total composite-fluid density, the bubbles have little effect on the pressure gradient.

Slug flow

As the gas/liquid ratios continue to increase, the wave heights of the liquid increase until the crests

contact the top of the pipe, creating liquid slugs.

Transition flow

The fluid changes from a continuous liquid phase to a continuous gas phase. The liquid slugs

virtually disappear and are entrained in the gas phase. The effects of the liquid are still significant,

but the effects of the gas phase are predominant.

The gas phase is continuous, and the bulk of the liquid is entrained within the gas. The liquid wets

the pipe wall, but the effects of the liquid are minimal as the gas phase becomes the controlling

factor. Fig. 11[2] shows the various flow regimes that could be expected in vertical flow as a function of

the superficial velocities of gas and liquid flow.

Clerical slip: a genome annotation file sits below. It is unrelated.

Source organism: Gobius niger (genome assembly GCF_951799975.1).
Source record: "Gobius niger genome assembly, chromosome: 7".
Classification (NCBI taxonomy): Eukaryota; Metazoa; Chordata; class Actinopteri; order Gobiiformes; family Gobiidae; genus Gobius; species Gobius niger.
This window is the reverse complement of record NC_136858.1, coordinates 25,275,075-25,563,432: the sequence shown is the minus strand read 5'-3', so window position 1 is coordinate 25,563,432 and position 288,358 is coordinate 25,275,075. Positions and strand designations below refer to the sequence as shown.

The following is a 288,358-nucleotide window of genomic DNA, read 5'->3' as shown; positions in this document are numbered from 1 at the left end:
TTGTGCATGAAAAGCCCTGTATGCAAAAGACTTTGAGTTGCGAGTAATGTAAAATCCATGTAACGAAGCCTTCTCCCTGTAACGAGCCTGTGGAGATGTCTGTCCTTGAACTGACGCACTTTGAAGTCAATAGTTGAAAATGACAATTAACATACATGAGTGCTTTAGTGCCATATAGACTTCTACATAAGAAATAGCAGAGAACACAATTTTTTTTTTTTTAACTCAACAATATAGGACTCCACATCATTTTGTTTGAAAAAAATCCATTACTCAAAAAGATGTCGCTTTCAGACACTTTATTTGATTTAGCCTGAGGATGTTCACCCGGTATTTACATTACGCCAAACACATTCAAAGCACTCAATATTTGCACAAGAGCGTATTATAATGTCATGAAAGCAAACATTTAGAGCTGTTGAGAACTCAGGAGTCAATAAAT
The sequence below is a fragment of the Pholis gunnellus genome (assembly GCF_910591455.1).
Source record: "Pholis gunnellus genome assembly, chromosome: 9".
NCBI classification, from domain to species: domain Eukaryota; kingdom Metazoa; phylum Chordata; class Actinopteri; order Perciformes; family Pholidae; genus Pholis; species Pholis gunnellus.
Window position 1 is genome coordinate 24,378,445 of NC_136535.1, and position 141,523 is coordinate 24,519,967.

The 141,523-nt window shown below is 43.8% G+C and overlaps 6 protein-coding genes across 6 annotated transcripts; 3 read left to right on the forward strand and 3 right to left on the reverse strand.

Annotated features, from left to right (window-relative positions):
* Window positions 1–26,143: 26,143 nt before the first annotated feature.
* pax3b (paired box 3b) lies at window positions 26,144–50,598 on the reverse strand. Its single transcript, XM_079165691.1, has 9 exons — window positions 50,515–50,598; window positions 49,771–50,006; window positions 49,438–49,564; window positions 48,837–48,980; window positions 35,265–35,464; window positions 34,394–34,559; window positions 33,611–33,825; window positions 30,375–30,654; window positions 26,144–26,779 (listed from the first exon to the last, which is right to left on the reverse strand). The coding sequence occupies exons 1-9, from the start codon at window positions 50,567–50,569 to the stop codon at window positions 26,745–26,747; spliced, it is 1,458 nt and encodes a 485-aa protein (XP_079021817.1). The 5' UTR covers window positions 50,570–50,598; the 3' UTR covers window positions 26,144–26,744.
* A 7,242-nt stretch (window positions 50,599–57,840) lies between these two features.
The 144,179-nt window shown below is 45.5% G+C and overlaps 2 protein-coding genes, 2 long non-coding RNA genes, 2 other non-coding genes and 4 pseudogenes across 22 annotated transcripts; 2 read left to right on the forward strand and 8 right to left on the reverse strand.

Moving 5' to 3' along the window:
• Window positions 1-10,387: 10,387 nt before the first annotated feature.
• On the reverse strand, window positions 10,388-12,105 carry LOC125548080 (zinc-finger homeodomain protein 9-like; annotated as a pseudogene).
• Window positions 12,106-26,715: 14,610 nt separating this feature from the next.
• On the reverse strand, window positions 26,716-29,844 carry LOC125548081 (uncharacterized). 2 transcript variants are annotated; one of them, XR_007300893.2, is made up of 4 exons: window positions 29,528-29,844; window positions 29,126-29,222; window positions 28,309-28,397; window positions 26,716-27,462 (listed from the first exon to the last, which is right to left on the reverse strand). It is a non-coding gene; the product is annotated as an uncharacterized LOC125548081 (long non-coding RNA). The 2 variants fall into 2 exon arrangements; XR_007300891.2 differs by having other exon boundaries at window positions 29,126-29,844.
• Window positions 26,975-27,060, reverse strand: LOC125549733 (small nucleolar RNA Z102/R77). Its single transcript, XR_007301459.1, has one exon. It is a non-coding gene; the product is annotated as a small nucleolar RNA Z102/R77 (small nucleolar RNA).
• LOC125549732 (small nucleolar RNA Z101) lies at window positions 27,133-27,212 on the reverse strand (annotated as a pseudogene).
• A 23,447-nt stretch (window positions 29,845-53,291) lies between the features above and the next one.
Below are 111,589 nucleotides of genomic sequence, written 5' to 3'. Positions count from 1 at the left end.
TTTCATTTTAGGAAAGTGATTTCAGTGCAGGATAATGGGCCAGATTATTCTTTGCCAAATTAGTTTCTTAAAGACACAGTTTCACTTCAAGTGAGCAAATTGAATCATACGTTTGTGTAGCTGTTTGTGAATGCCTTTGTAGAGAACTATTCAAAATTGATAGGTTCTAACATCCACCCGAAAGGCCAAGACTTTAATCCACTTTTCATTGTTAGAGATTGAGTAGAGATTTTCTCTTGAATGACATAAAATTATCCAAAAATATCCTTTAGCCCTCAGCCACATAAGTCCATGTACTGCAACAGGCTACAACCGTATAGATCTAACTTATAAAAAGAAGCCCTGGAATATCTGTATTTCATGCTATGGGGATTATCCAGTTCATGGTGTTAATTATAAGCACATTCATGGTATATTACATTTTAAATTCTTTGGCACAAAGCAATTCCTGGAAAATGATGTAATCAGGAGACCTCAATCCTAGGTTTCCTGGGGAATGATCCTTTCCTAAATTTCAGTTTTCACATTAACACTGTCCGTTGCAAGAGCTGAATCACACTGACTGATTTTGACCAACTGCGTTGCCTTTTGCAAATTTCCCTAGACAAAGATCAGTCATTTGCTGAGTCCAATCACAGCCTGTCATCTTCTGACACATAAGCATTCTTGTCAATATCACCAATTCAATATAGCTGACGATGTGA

The calculation of pressure drop in two-phase flow is very complex and is based on empirical

relationships to take into account the phase changes that occur because of pressure and

temperature changes along the flow, the relative velocities of the phases, and complex effects of

elevation changes. Table 3 lists several commercial programs that are available to model pressure

drop. Because all are based to some extent on empirical relations, they are limited in accuracy to the

data sets from which the relations were designed. It is not unusual for measured pressure drops in

the field to differ by 20% from those calculated by any of these models.

Table 3

Eq. 16 provides an approximate solution for friction pressure drop in two-phase-flow problems that

meet the assumptions stated.